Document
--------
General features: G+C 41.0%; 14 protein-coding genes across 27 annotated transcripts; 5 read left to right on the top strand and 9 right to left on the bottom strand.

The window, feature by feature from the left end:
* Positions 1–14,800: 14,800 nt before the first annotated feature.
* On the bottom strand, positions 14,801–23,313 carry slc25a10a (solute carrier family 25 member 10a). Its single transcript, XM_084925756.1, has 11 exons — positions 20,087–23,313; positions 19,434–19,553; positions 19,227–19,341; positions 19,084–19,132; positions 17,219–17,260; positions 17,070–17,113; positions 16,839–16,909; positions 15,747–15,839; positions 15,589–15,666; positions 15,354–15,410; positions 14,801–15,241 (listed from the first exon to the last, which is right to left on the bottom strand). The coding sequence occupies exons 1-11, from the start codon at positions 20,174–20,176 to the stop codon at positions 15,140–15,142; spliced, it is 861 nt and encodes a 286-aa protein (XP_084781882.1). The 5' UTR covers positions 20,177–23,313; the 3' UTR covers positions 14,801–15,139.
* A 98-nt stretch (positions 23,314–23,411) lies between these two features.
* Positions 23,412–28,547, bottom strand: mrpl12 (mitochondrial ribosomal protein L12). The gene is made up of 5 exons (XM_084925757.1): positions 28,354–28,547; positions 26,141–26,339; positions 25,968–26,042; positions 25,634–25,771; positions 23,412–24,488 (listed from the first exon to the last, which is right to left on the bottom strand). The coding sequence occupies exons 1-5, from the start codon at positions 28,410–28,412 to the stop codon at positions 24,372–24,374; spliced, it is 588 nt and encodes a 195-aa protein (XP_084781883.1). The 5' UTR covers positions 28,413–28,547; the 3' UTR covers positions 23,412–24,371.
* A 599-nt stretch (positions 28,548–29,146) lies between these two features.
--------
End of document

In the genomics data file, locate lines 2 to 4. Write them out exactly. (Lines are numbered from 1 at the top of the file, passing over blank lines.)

The window, feature by feature from the left end:
* Positions 1–14,800: 14,800 nt before the first annotated feature.
* On the bottom strand, positions 14,801–23,313 carry slc25a10a (solute carrier family 25 member 10a). Its single transcript, XM_084925756.1, has 11 exons — positions 20,087–23,313; positions 19,434–19,553; positions 19,227–19,341; positions 19,084–19,132; positions 17,219–17,260; positions 17,070–17,113; positions 16,839–16,909; positions 15,747–15,839; positions 15,589–15,666; positions 15,354–15,410; positions 14,801–15,241 (listed from the first exon to the last, which is right to left on the bottom strand). The coding sequence occupies exons 1-11, from the start codon at positions 20,174–20,176 to the stop codon at positions 15,140–15,142; spliced, it is 861 nt and encodes a 286-aa protein (XP_084781882.1). The 5' UTR covers positions 20,177–23,313; the 3' UTR covers positions 14,801–15,139.